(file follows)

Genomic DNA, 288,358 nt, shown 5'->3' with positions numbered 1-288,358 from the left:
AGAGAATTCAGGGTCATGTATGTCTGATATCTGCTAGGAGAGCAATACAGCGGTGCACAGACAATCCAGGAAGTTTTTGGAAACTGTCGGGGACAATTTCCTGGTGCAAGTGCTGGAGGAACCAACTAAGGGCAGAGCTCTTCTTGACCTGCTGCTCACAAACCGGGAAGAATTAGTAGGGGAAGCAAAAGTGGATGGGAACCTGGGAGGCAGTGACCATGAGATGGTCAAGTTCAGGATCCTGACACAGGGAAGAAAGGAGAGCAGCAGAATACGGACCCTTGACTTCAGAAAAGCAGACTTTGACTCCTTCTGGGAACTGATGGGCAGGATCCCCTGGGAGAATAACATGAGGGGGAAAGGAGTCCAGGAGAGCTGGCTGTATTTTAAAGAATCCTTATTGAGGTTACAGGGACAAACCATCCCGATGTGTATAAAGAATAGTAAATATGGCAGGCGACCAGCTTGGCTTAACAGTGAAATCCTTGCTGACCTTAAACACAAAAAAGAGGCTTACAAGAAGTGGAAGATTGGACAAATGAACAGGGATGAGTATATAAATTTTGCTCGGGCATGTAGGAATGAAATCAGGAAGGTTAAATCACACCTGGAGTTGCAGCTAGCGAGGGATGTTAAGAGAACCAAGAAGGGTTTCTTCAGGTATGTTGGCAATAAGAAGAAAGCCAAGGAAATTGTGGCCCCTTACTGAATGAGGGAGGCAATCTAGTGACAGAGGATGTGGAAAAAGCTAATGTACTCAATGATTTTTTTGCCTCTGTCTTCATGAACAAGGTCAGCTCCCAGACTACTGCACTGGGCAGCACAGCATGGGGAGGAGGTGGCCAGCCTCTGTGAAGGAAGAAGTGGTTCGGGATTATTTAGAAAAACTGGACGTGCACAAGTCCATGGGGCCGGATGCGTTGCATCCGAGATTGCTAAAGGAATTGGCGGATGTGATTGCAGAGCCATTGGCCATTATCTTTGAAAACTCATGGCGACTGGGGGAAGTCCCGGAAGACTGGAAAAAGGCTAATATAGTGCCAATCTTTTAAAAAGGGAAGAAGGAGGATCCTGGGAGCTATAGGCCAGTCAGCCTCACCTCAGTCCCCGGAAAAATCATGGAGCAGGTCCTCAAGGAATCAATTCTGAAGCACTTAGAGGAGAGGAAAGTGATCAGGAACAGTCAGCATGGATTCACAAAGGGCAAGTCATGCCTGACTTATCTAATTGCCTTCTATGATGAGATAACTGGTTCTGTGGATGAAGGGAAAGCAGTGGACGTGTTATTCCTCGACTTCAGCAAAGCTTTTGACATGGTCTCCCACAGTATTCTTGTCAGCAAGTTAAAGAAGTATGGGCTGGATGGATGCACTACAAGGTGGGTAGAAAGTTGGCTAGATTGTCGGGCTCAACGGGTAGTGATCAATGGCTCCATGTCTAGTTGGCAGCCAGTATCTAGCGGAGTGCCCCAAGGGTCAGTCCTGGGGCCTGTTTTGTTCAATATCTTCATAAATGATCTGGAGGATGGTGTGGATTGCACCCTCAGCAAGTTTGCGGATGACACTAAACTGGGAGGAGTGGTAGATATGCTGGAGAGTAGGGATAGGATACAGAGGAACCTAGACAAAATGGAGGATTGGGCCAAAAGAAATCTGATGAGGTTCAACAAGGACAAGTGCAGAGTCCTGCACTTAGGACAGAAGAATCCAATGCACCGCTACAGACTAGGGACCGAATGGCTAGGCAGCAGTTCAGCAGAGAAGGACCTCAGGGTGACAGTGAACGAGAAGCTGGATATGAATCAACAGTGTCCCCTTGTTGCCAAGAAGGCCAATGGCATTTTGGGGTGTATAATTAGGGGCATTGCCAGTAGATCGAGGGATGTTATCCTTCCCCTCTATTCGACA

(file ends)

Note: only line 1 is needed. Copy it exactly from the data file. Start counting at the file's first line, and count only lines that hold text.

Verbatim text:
Genomic DNA, 288,358 nt, shown 5'->3' with positions numbered 1-288,358 from the left: